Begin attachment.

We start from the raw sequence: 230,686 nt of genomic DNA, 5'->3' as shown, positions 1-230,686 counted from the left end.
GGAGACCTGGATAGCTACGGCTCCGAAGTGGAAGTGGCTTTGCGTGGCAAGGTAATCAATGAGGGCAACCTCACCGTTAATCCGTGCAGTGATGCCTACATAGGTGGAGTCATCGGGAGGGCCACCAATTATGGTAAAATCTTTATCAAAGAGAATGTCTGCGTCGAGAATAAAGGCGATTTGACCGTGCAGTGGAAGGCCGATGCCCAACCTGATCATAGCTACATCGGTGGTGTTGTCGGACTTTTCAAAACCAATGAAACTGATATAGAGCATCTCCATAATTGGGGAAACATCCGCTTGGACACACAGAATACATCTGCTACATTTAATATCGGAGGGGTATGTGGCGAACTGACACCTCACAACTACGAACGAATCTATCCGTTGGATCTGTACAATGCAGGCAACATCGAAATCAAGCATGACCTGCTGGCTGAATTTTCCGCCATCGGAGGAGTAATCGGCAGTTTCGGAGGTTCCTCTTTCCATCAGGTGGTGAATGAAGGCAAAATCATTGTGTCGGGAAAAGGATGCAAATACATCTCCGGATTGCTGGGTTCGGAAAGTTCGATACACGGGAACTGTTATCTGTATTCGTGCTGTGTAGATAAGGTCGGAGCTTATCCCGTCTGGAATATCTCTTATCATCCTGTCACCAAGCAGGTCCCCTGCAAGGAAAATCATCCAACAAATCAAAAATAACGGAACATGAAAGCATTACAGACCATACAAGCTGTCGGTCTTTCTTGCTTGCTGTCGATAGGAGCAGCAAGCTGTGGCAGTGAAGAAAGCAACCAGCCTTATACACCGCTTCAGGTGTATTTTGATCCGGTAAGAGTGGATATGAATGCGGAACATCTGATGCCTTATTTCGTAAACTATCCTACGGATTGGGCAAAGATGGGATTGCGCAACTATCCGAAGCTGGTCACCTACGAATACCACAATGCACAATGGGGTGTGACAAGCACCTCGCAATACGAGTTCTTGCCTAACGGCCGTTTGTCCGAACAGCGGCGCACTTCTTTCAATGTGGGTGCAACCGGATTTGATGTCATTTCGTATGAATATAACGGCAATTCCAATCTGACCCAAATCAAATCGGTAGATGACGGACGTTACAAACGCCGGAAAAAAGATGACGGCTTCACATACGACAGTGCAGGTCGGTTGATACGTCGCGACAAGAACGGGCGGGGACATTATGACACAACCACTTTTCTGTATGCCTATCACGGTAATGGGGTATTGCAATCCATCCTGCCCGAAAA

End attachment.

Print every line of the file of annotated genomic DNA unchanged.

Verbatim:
We start from the raw sequence: 230,686 nt of genomic DNA, 5'->3' as shown, positions 1-230,686 counted from the left end.
GGAGACCTGGATAGCTACGGCTCCGAAGTGGAAGTGGCTTTGCGTGGCAAGGTAATCAATGAGGGCAACCTCACCGTTAATCCGTGCAGTGATGCCTACATAGGTGGAGTCATCGGGAGGGCCACCAATTATGGTAAAATCTTTATCAAAGAGAATGTCTGCGTCGAGAATAAAGGCGATTTGACCGTGCAGTGGAAGGCCGATGCCCAACCTGATCATAGCTACATCGGTGGTGTTGTCGGACTTTTCAAAACCAATGAAACTGATATAGAGCATCTCCATAATTGGGGAAACATCCGCTTGGACACACAGAATACATCTGCTACATTTAATATCGGAGGGGTATGTGGCGAACTGACACCTCACAACTACGAACGAATCTATCCGTTGGATCTGTACAATGCAGGCAACATCGAAATCAAGCATGACCTGCTGGCTGAATTTTCCGCCATCGGAGGAGTAATCGGCAGTTTCGGAGGTTCCTCTTTCCATCAGGTGGTGAATGAAGGCAAAATCATTGTGTCGGGAAAAGGATGCAAATACATCTCCGGATTGCTGGGTTCGGAAAGTTCGATACACGGGAACTGTTATCTGTATTCGTGCTGTGTAGATAAGGTCGGAGCTTATCCCGTCTGGAATATCTCTTATCATCCTGTCACCAAGCAGGTCCCCTGCAAGGAAAATCATCCAACAAATCAAAAATAACGGAACATGAAAGCATTACAGACCATACAAGCTGTCGGTCTTTCTTGCTTGCTGTCGATAGGAGCAGCAAGCTGTGGCAGTGAAGAAAGCAACCAGCCTTATACACCGCTTCAGGTGTATTTTGATCCGGTAAGAGTGGATATGAATGCGGAACATCTGATGCCTTATTTCGTAAACTATCCTACGGATTGGGCAAAGATGGGATTGCGCAACTATCCGAAGCTGGTCACCTACGAATACCACAATGCACAATGGGGTGTGACAAGCACCTCGCAATACGAGTTCTTGCCTAACGGCCGTTTGTCCGAACAGCGGCGCACTTCTTTCAATGTGGGTGCAACCGGATTTGATGTCATTTCGTATGAATATAACGGCAATTCCAATCTGACCCAAATCAAATCGGTAGATGACGGACGTTACAAACGCCGGAAAAAAGATGACGGCTTCACATACGACAGTGCAGGTCGGTTGATACGTCGCGACAAGAACGGGCGGGGACATTATGACACAACCACTTTTCTGTATGCCTATCACGGTAATGGGGTATTGCAATCCATCCTGCCCGAAAA